The genome sequence of the sea-ice bacterium Psychromonas ingrahamii 37, which grows exponentially at -12C, may reveal features that help to explain how this extreme psychrophile is able to grow at such low temperatures. Determination of the whole genome sequence allows comparison with genes of other psychrophiles and mesophiles.
Correspondence analysis of the composition of all P. ingrahamii proteins showed that (1) there are 6 classes of proteins, at least one more than other bacteria, (2) integral inner membrane proteins are not sharply separated from bulk proteins suggesting that, overall, they may have a lower hydrophobic character, and (3) there is strong opposition between asparagine and the oxygen-sensitive amino acids methionine, arginine, cysteine and histidine and (4) one of the previously unseen clusters of proteins has a high proportion of "orphan" hypothetical proteins, raising the possibility these are cold-specific proteins.
Based on annotation of proteins by sequence similarity, (1) P. ingrahamii has a large number (61) of regulators of cyclic GDP, suggesting that this bacterium produces an extracellular polysaccharide that may help sequester water or lower the freezing point in the vicinity of the cell. (2) P. ingrahamii has genes for production of the osmolyte, betaine choline, which may balance the osmotic pressure as sea ice freezes. (3) P. ingrahamii has a large number (11) of three-subunit TRAP systems that may play an important role in the transport of nutrients into the cell at low temperatures. (4) Chaperones and stress proteins may play a critical role in transforming nascent polypeptides into 3-dimensional configurations that permit low temperature growth. (5) Metabolic properties of P. ingrahamii were deduced. Finally, a few small sets of proteins of unknown function which may play a role in psychrophily have been singled out as worthy of future study.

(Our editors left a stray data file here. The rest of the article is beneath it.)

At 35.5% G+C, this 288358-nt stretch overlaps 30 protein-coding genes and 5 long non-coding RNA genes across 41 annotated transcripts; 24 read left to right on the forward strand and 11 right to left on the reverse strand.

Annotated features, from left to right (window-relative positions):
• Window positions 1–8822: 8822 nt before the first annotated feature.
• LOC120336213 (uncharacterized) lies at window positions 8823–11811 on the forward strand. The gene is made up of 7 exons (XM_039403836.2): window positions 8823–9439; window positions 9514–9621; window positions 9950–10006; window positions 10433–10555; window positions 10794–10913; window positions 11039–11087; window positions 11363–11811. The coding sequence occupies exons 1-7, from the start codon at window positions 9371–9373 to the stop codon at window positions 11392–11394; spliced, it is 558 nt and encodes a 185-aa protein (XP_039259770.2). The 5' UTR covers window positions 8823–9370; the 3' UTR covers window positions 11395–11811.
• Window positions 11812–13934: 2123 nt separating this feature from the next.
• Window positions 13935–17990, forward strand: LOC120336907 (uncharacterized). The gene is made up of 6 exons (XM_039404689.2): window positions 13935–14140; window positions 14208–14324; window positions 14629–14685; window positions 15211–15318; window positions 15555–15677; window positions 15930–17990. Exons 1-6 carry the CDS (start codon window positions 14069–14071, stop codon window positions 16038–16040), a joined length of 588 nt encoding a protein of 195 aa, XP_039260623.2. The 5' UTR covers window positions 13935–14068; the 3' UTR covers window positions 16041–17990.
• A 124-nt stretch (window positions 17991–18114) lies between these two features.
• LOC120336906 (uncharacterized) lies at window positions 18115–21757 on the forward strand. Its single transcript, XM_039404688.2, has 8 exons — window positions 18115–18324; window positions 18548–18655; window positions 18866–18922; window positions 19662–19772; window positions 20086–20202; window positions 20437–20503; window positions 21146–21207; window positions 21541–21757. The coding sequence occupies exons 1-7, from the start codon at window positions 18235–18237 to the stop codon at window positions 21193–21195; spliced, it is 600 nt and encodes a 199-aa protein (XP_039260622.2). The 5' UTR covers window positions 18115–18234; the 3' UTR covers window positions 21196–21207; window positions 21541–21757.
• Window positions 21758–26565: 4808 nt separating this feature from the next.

The results of this genomic analysis provide a springboard for further investigations into mechanisms of psychrophily. Focus on the role of asparagine excess in proteins, targeted phenotypic characterizations and gene expression investigations are needed to ascertain if and how the organism regulates various proteins in response to growth at lower temperatures.